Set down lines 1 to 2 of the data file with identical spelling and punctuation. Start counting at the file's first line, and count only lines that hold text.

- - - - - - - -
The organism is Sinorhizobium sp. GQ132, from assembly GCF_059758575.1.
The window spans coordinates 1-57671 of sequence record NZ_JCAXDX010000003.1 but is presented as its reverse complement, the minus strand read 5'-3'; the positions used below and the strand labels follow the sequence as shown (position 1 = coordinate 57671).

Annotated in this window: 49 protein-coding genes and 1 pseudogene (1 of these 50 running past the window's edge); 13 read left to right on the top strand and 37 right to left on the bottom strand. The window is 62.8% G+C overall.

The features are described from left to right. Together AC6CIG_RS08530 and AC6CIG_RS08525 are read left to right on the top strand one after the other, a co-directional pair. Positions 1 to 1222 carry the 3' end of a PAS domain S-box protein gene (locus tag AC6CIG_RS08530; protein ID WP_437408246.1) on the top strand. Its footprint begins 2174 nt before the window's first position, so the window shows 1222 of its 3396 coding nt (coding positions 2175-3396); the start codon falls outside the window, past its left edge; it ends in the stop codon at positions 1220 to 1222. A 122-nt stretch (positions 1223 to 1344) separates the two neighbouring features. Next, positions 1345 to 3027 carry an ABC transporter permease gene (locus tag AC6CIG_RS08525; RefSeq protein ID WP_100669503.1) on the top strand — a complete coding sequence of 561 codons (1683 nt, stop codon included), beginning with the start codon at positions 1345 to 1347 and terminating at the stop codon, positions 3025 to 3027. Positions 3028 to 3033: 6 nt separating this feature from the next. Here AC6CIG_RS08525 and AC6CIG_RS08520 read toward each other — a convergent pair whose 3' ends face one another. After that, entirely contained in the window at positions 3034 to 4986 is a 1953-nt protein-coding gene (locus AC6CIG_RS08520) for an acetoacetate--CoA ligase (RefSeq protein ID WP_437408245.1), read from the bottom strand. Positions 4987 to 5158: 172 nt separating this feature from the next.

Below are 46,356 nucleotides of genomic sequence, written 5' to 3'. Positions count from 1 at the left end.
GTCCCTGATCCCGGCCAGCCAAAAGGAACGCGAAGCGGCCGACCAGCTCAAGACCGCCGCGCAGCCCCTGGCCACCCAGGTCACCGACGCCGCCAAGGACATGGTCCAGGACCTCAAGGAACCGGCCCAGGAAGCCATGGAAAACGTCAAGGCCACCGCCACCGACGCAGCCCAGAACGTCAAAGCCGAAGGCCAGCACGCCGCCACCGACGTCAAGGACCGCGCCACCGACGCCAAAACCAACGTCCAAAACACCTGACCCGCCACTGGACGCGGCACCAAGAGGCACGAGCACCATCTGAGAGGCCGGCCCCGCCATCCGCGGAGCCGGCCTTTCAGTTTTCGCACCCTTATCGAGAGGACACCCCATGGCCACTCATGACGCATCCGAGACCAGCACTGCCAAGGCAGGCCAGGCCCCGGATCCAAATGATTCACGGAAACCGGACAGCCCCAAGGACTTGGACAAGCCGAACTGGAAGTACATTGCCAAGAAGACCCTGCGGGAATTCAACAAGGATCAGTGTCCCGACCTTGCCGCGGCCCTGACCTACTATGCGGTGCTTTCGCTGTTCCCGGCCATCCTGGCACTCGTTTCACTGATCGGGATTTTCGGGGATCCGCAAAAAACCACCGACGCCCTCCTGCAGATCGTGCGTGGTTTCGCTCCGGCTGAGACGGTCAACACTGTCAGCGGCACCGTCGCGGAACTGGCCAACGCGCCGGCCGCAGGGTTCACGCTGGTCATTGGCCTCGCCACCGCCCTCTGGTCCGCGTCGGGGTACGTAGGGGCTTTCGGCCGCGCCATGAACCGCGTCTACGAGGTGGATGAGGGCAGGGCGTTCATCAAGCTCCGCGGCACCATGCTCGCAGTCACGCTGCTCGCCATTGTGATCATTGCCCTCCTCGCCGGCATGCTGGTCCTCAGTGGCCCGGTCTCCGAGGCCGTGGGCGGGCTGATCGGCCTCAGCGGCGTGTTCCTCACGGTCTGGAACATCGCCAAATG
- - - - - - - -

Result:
The organism is Sinorhizobium sp. GQ132, from assembly GCF_059758575.1.
The window spans coordinates 1-57671 of sequence record NZ_JCAXDX010000003.1 but is presented as its reverse complement, the minus strand read 5'-3'; the positions used below and the strand labels follow the sequence as shown (position 1 = coordinate 57671).